Mariah Stewart, author of several gentle contemporary romances, tries her hand at penning a romantic suspense thriller with Brown Eyed Girl. Is this departure from her usual style a poorly advised attempt to jump on the Nora Roberts/Linda Howard bandwagon? Frankly, the results are a mixed bag, although I admire Stewart's willingness to take a few risks.
Seven years ago Leah McDevitt's younger sister, Melissa, disappeared on her way home from college. Despite Leah's efforts, no trace of Melissa was ever found. Leah was left without any surviving family, with the exception of her cousin Catherine. Together the two women produce Trends, a bimonthly magazine they inherited from their late Uncle.
Leah returns from a business trip to find a shocking letter, indicating that there may be one last chance to find out the truth about Melissa. Convicted serial killer Raymond Lambert has written to Leah from Death Row. He promises to tell her what he knows about Melissa's disappearance -- for a price. But before Lambert can fully divulge that information, he is murdered by a fellow inmate. Leah is no further in her search for answers than she was before -- or is she? In her one brief meeting with Lambert, the murderer proudly showed her a biography of himself written by private investigator Ethan Sanger. Leah decides to contact Sanger to see if he has any notes or tape recordings that might provide clues about her sister's fate. Did Lambert murder Melissa, did he know her killer, or was he just playing a sick game with Leah?
Meanwhile, in the secluded Maine woods, Ethan Sanger has no desire to discuss Raymond Lambert, the man who killed his beloved wife Libby, with anyone. The memories are just too painful and his grip on sanity too tentative. He uses all of his internal resources to care for his teenaged daughter and his elderly but spry father. But when Ethan meets Leah and realizes she shares the same sort of pain, he reconsiders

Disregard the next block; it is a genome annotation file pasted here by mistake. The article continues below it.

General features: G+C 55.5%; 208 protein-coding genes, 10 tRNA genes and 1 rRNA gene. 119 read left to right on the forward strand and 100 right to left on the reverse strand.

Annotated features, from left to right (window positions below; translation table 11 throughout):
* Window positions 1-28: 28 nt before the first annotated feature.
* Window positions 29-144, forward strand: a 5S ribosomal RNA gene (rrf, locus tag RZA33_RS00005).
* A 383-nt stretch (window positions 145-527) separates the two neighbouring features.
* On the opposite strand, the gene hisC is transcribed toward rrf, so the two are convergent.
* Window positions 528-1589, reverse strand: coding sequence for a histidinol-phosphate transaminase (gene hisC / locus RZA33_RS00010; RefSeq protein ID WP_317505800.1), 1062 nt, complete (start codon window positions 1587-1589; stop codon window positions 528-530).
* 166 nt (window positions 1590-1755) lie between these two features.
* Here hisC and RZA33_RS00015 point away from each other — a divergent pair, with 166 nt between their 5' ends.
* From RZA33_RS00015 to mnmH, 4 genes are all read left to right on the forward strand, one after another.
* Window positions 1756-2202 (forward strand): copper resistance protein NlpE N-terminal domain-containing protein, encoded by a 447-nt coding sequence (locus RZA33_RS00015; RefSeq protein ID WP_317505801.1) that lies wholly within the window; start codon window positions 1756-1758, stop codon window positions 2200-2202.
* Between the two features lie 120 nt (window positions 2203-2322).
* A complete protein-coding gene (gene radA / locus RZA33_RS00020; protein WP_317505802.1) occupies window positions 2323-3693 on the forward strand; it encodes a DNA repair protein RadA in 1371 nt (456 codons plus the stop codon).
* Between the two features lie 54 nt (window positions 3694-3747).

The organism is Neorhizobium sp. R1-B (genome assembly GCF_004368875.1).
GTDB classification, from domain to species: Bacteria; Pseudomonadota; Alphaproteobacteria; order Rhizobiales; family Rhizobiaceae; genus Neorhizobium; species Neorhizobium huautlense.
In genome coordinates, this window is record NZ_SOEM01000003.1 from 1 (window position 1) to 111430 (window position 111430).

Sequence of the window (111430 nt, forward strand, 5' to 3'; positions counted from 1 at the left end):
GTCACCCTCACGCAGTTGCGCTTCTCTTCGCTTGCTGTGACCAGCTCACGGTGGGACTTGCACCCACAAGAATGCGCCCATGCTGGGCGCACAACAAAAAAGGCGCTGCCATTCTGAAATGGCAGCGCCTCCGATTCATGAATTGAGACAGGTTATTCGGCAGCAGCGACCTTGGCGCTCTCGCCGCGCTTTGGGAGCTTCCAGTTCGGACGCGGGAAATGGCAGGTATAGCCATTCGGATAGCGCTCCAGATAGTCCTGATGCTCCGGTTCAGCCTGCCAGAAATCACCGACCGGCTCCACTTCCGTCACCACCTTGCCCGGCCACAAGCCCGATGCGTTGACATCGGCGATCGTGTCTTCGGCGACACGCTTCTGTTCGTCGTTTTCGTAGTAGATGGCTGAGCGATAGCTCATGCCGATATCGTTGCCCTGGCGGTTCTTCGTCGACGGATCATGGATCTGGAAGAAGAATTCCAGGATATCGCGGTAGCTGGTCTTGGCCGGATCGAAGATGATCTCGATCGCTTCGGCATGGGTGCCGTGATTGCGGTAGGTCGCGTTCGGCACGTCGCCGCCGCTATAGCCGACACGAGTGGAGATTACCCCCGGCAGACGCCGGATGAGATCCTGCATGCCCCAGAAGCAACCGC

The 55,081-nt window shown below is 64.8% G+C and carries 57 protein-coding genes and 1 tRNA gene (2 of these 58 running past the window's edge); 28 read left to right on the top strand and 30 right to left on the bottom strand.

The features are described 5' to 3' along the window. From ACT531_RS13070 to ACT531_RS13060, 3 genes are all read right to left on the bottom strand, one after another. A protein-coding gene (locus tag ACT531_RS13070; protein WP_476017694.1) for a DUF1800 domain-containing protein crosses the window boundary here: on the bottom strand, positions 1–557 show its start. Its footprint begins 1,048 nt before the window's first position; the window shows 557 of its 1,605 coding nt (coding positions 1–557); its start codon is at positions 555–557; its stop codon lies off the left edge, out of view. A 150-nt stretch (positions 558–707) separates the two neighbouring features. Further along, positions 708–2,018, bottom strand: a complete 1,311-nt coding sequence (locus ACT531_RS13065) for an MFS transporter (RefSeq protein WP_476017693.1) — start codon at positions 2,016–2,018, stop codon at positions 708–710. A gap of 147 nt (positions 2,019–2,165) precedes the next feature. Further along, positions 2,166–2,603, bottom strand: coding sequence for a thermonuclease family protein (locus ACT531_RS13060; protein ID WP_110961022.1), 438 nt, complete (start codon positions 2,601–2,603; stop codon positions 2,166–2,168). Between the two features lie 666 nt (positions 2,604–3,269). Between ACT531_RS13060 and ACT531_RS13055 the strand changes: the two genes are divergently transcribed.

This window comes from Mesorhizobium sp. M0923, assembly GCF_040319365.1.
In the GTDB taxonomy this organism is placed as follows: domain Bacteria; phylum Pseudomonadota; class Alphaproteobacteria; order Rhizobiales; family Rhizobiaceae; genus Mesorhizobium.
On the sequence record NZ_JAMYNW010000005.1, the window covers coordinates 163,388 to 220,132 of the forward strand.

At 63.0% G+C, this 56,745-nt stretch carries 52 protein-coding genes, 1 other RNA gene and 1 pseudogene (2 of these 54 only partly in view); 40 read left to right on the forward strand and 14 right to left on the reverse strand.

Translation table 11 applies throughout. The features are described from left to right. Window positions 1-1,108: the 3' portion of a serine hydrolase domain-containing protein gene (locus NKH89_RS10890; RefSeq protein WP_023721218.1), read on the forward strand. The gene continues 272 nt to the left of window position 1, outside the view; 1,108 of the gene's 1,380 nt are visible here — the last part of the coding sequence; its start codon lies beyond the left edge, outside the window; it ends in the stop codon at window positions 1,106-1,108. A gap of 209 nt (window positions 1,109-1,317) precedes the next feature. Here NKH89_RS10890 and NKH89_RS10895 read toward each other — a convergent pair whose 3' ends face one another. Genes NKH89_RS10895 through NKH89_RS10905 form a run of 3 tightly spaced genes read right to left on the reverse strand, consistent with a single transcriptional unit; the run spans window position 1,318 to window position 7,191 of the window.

his vow of silence. As they listen to Raymond's rambling taped narrative, someone else is watching Leah with evil, twisted eyes, waiting for the chance to strike.
Mariah Stewart creates a convincingly creepy character in Raymond Lambert, in a Hannibal Lecter sort of way. He is definitely evil personified. But frankly, she's just not dark enough to carry out a truly successful suspense novel. It's like putting a sheep in wolf's clothing -- the mildness just keeps showing through the alleged darkness. Even though Ethan is supposed to be a tortured hero, he quickly finds himself attracted to Leah and is soon murmuring words of love and affection. His initial distrust of her motives is forgotten within 10 pages of their meeting. Similarly, Ethan's daughter forms an immediate bond with Leah, exhibiting none of the typical teenaged resentment or rebellion.
Some of Stewart's attempts to create suspense are reminiscent of those bad horror movies in which the heroine makes dumb moves and the audience screams, "Don't do that! Don't go in there!" These scenes are more annoying than thrilling. And finally, thanks to some astute FBI agents, the identity of the villain is solved around Ethan and Leah, not by them. The novel would have been more rewarding if they had played a more active role in the mystery.
In the end, a moderately surprising plot twist almost redeems the story. And Stewart does a wonderful job at portraying the beauty of the Maine wilderness. She would be a very successful travel writer.
Mariah Stewart will never be confused with Anne Stuart. Brown Eyed Girl is Suspense Lite, suitable for those who want some sweetness mixed in with their thrills and chills. It will be interesting to see if Stewart's next effort returns to her mild roots or if she continues to explore this new avenue. Does the world really need another romantic suspense author? Personally, I'd rather see Stewart stick with straight contemporary romance -- there are too few novels to choose from when one is not in the mood for murder and mayhem.